My friend Carla, estate agent graphic designer and vegetarian correspondent for Curious London, tells me that word on the street in the property world is that Earl’s Court is the place to buy right now. (Apparently Clerkenwell is also on the up, if you’re interested, but a two-bed flat there already costs a metric butt-tonne so it’s not really helpful for us lowly non-millionaires.) It was with this in mind I headed west to watch chef Theo Randall make pasta at his new restaurant, Theo’s Simple Italian. (Rumour has it he took the same evening class, ‘Naming Your Italian Restaurant 101’, as his buddy Jamie Oliver.)
I was interested to see what he’d done with the place, as – estate agent gossip aside – a hotel restaurant in Earls Court doesn’t quite get the pulsing racing as much as, say, a hot new no-res Soho small plate-ateria. It was quiet at when I arrived at 5pm but quickly became pleasantly abuzz; there’s a deli selling the same ingredients the pros are using in the kitchen, and a bar with high stools and bowls of deep-fried pasta run-offs in lieu of crisps, a smart, simple idea that reflects the core ethos of the restaurant.
We spent the first while watching Theo crank silky strips of butter-yellow dough through a device that very closely resembled the Sylvanian Family laundry mangle I had as a child. We all gave it a whirl, which would have been good exercise had the end result not been a glorious tangle of golden carbohydrate, and packed it up in little boxes for us to take home. We also learned to make pesto, which is a) a great use of the pestle and mortar you bought at TK Maxx ten years ago in a fit of misguided enthusiasm, and b) so easy you’ll be forever ashamed you once paid actual money for the ready-made stuff. The recipe is at the bottom if you fancy giving it a go – you can bung it in soups, pastas, all over almost any random veg, or in dirty great dollops on bruschetta.
But on to the actual restaurant food. As the name suggests, it’s all very simple, with a focus on premium ingredients. The smallest of plates, Cicchetti, included focaccia (£3.00), lightly battered calamari fritti with a zesty aioli dip (£3.50) and – my favourite – a bowl of lumpy pork, beef and veal meatballs (£3.50), lightly spiced and wallowing happily in a piquant tomato sauce. Hot on its heels was the Black Angus carpaccio (£9.50) and creamy burrata (£9.00) from the antipasti menu, the latter served with a bed of sweet, fresh tomatoes and drizzled liberally with good olive oil.
It’s worth going for a pasta dish – the pappardelle with meaty oxtail ragout (or should that be ragù?) was fabulous – but the boozy risotto with castelrosso cheese (£11.00/15.00) was one of the best I’ve ever had. Not pretty to look at – risotto never is – but smooth, creamy and comforting.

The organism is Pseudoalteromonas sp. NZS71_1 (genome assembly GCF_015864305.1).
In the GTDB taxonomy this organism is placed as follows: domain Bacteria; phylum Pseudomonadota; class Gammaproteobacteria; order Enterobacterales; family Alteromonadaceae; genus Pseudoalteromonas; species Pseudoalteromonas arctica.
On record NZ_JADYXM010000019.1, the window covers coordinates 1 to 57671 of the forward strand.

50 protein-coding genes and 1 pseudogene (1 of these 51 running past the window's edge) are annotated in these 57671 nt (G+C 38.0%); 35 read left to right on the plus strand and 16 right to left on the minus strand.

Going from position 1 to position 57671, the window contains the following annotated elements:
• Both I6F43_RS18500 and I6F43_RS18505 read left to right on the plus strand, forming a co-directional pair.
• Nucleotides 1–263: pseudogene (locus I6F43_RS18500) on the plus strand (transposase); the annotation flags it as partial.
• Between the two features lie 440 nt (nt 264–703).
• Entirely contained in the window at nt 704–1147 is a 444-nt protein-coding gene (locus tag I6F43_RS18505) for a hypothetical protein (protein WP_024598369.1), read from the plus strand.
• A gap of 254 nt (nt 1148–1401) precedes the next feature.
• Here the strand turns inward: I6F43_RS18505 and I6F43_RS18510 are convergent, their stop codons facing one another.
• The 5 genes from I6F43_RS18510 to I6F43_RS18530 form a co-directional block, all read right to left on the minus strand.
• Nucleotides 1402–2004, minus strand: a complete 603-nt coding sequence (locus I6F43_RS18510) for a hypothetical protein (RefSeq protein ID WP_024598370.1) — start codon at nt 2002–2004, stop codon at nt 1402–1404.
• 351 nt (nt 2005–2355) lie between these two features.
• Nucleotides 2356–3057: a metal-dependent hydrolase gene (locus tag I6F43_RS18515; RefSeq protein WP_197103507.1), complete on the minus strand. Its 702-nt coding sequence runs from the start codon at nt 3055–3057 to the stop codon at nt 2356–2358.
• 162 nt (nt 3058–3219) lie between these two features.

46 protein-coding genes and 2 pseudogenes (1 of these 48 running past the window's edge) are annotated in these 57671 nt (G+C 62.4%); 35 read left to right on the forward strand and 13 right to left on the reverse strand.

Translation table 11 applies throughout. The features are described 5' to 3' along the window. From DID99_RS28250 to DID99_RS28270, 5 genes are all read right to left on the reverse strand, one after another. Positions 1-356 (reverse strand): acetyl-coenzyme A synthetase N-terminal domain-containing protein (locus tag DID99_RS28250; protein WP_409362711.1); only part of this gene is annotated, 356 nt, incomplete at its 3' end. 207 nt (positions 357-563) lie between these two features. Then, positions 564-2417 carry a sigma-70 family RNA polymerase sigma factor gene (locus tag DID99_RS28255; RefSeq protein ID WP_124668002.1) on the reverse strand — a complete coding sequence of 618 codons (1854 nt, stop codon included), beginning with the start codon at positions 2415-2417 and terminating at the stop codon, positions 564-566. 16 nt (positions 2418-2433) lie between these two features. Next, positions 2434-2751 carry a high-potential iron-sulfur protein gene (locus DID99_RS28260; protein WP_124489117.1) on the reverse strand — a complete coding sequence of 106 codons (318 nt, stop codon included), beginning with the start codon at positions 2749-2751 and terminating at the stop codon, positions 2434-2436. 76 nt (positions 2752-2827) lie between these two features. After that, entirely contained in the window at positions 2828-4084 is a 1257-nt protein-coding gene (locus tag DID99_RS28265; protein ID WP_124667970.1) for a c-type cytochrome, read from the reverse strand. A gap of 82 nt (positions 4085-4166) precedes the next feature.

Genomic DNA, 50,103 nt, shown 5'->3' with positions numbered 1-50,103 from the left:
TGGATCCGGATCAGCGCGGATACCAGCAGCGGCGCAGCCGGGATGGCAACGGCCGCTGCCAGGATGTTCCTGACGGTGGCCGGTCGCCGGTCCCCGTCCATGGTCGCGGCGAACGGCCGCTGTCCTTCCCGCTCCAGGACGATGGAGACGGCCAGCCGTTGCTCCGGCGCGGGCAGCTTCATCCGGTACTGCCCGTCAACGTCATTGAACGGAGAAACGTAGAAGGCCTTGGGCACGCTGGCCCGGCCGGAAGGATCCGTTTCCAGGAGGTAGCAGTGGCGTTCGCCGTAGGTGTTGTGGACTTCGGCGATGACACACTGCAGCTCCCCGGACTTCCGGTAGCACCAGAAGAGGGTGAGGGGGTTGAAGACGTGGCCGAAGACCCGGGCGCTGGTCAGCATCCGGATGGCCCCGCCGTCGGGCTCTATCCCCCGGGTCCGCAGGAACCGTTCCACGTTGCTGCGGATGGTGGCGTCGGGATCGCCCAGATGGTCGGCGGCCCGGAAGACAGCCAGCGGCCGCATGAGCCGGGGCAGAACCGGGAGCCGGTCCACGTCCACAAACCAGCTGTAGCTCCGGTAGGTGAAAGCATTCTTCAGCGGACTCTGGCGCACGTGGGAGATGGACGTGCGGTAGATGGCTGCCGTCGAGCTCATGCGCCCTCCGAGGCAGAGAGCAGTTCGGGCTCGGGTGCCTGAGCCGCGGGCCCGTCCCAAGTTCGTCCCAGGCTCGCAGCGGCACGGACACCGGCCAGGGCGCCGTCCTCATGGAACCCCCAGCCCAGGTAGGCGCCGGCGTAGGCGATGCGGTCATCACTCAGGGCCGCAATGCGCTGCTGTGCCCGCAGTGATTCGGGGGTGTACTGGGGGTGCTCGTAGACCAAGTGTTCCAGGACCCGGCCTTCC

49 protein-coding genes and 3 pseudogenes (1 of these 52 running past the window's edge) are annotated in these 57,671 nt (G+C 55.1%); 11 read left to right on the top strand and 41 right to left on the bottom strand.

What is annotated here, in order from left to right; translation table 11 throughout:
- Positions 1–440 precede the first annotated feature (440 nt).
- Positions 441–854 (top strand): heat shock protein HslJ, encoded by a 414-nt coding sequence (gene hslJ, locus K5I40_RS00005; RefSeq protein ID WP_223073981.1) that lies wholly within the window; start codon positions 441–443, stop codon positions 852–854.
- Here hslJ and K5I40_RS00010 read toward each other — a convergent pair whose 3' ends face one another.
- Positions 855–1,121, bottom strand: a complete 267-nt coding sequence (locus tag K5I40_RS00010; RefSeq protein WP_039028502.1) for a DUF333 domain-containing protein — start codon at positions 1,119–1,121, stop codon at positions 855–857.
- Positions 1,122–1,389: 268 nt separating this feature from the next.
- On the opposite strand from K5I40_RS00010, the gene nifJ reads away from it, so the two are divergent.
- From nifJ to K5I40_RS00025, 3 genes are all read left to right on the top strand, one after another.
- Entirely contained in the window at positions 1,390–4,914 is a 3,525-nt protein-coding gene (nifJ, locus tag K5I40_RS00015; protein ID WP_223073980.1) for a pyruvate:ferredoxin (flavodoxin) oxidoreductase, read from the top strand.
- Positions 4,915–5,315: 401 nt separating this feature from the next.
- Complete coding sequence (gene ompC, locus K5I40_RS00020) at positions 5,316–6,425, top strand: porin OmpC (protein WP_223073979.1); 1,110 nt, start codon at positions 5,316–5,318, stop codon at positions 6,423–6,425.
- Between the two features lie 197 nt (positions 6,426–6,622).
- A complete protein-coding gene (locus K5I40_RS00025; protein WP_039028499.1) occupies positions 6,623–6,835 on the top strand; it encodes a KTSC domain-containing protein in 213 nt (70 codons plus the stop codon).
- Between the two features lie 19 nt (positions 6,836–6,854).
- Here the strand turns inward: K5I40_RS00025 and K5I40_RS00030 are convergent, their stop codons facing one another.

I was excited about the Veal Milanese – £38 for a whacking great slab on the bone that serves two – but, although the crunch was crispy and satisfying, the subtlety of the veal was rather lost and the end result wasn’t much different from the chicken version at a Carluccio’s. (Theo, forgive me.)
Dessert-wise you’d be mad not to go for the signature lemon tart, but if you’re one of these adventurous pudding people there’s a sambuca semi-freddo with coffee essence going for six quid.
Italy is my absolute favourite European country for food. We are going to Sicily in a couple of weeks and my tongue is quivering in anticipation like a chilly chihuahua. Last year we went to the Amalfi Coast and one of the best dishes I had was gnocchi, Sorrento style. It was simply pasta, fresh tomato sauce, mozzarella and basil, but nothing short of gorgeous in the gob. Theo’s food reminded me very much of that – all flavour and no fuss.
You know what else is all flavour and no fuss? This pesto recipe, prised from the culinary brain of Theo himself. (Well. I asked nicely for it and here it is, but that doesn’t sound as wonderfully dramatic.)
Theo Randall’s Easy Peasy Pesto
Serves 4 (or, you know, one. If you’re hungry.)
1/2 garlic clove, peeled
handful of basil leaves
2 tbsp pine nuts, preferably Mediterranean
2 tbsp freshly grated Parmesan cheese
240ml extra virgin olive oil, plus extra for sealing
sea salt and freshly ground black pepper
1. Crush the garlic with a pinch of sea salt in your trusty TK Maxx pestle and mortar, or on a chopping board using a spoon – the garlic should form a soft paste. I myself have an industry-grade garlic crusher my flatmate bought me one Christmas because I don’t believe in using less than three cloves for literally anything, but that is just personal taste.
2. Transfer the garlic to a food processor and add the basil, pine nuts, Parmesan and 2 tablespoons water. Blitz until all the ingredients are finely chopped and a smooth paste has formed.
3. Add the olive oil and pulse for 2 seconds (but CAREFUL..!!!! If you pulse longer the oil will emulsify). Check the seasoning.
Hey pesto! (Sorry.) It lasts for up to a week – to store, spoon in into a jar or bowl and add a layer of olive oil to the surface to stop it from going minging and brown. Then cover tightly.
Author: Emily Gibson
Emily is an urban adventurer, blogger and
glutton foodie on an epic quest to uncover the best things to eat, drink and do in London. She lives in East London and loves ceviche, cycling and magic shows. Lifelong nemeses include beetroot, beards and wine served in tumblers.